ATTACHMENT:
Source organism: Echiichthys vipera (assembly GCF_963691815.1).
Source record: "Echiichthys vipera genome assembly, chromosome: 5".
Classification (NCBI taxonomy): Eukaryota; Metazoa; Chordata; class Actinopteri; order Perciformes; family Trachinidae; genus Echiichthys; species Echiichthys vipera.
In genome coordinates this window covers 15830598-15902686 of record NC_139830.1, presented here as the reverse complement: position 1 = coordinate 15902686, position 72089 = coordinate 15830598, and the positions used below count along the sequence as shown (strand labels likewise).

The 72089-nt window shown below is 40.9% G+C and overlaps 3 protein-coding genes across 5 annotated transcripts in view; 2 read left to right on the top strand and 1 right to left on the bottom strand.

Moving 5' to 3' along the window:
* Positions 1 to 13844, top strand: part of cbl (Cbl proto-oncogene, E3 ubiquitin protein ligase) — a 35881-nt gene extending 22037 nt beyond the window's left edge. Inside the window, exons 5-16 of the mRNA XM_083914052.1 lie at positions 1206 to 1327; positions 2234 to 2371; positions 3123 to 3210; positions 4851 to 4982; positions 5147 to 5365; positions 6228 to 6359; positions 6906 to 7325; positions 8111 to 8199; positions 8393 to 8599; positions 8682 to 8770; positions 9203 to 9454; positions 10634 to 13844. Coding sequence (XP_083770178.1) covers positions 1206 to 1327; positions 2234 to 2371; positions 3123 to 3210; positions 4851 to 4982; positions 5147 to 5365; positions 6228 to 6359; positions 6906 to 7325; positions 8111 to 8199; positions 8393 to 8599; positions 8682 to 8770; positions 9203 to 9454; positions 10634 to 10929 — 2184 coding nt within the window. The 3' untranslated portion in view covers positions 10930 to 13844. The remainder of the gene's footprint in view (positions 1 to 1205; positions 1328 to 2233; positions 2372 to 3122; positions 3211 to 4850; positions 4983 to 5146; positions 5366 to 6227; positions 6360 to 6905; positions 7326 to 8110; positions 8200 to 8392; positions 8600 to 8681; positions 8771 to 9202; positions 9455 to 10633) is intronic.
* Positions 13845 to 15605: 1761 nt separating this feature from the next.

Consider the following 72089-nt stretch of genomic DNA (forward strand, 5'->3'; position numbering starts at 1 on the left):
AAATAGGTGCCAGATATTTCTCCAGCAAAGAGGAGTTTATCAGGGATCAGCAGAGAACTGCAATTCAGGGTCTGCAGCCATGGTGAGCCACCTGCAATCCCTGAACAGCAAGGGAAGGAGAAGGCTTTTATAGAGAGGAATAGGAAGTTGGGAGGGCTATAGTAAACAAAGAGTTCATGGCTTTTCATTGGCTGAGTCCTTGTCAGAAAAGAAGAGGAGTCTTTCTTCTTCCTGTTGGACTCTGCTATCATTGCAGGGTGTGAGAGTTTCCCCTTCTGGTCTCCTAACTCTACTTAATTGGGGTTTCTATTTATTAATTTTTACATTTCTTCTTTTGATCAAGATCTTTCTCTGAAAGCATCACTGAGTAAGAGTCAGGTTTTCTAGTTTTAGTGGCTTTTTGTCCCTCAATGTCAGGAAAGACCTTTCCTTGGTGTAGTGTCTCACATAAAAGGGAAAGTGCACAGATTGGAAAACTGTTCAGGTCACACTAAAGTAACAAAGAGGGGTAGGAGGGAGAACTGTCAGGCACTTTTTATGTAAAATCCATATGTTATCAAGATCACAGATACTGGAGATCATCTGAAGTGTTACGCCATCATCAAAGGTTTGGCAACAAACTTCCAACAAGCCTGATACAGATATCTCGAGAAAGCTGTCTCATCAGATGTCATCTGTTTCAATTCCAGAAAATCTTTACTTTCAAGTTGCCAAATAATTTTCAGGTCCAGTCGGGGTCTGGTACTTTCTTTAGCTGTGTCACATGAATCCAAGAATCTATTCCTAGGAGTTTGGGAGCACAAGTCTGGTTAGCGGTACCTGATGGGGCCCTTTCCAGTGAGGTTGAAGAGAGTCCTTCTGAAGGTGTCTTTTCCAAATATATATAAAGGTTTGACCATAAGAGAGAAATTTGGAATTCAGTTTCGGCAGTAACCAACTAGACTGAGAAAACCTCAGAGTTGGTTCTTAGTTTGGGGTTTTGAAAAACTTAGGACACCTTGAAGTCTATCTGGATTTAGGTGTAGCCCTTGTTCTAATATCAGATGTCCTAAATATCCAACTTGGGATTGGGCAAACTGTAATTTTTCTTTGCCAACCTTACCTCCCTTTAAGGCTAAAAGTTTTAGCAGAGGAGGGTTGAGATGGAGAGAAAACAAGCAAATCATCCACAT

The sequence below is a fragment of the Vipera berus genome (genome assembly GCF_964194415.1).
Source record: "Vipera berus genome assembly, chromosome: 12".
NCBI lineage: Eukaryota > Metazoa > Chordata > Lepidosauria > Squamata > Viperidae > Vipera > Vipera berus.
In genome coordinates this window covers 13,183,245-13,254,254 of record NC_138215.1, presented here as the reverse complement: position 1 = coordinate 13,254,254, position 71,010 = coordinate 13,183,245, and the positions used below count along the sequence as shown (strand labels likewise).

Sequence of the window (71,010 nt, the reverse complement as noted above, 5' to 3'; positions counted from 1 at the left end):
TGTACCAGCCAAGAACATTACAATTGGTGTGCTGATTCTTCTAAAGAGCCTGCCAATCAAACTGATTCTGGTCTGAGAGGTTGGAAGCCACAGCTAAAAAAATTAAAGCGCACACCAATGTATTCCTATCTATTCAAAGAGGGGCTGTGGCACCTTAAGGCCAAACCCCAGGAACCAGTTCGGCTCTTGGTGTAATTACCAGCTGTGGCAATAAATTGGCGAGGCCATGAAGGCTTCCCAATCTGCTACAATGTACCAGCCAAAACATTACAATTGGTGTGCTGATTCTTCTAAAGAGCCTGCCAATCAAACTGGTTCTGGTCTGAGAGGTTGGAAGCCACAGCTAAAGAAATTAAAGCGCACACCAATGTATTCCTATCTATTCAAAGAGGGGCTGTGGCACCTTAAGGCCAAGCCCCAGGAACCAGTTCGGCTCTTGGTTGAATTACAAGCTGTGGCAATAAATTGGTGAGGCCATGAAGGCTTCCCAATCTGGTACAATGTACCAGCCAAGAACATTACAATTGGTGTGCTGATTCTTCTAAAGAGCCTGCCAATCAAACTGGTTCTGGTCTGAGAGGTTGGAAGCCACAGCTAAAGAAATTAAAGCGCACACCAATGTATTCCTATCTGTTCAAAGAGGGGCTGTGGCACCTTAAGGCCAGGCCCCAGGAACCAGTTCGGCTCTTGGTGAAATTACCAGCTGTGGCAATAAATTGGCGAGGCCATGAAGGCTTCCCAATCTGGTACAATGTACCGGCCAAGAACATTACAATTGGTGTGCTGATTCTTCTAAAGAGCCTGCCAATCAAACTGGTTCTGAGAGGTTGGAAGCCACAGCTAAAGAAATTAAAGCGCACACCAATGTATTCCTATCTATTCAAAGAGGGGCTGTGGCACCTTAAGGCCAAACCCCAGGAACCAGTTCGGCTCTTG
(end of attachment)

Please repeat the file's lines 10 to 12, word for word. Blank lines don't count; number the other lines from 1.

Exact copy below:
AAATAGGTGCCAGATATTTCTCCAGCAAAGAGGAGTTTATCAGGGATCAGCAGAGAACTGCAATTCAGGGTCTGCAGCCATGGTGAGCCACCTGCAATCCCTGAACAGCAAGGGAAGGAGAAGGCTTTTATAGAGAGGAATAGGAAGTTGGGAGGGCTATAGTAAACAAAGAGTTCATGGCTTTTCATTGGCTGAGTCCTTGTCAGAAAAGAAGAGGAGTCTTTCTTCTTCCTGTTGGACTCTGCTATCATTGCAGGGTGTGAGAGTTTCCCCTTCTGGTCTCCTAACTCTACTTAATTGGGGTTTCTATTTATTAATTTTTACATTTCTTCTTTTGATCAAGATCTTTCTCTGAAAGCATCACTGAGTAAGAGTCAGGTTTTCTAGTTTTAGTGGCTTTTTGTCCCTCAATGTCAGGAAAGACCTTTCCTTGGTGTAGTGTCTCACATAAAAGGGAAAGTGCACAGATTGGAAAACTGTTCAGGTCACACTAAAGTAACAAAGAGGGGTAGGAGGGAGAACTGTCAGGCACTTTTTATGTAAAATCCATATGTTATCAAGATCACAGATACTGGAGATCATCTGAAGTGTTACGCCATCATCAAAGGTTTGGCAACAAACTTCCAACAAGCCTGATACAGATATCTCGAGAAAGCTGTCTCATCAGATGTCATCTGTTTCAATTCCAGAAAATCTTTACTTTCAAGTTGCCAAATAATTTTCAGGTCCAGTCGGGGTCTGGTACTTTCTTTAGCTGTGTCACATGAATCCAAGAATCTATTCCTAGGAGTTTGGGAGCACAAGTCTGGTTAGCGGTACCTGATGGGGCCCTTTCCAGTGAGGTTGAAGAGAGTCCTTCTGAAGGTGTCTTTTCCAAATATATATAAAGGTTTGACCATAAGAGAGAAATTTGGAATTCAGTTTCGGCAGTAACCAACTAGACTGAGAAAACCTCAGAGTTGGTTCTTAGTTTGGGGTTTTGAAAAACTTAGGACACCTTGAAGTCTATCTGGATTTAGGTGTAGCCCTTGTTCTAATATCAGATGTCCTAAATATCCAACTTGGGATTGGGCAAACTGTAATTTTTCTTTGCCAACCTTACCTCCCTTTAAGGCTAAAAGTTTTAGCAGAGGAGGGTTGAGATGGAGAGAAAACAAGCAAATCATCCACAT

The sequence below is a fragment of the Vipera berus genome (genome assembly GCF_964194415.1).
Source record: "Vipera berus genome assembly, chromosome: 12".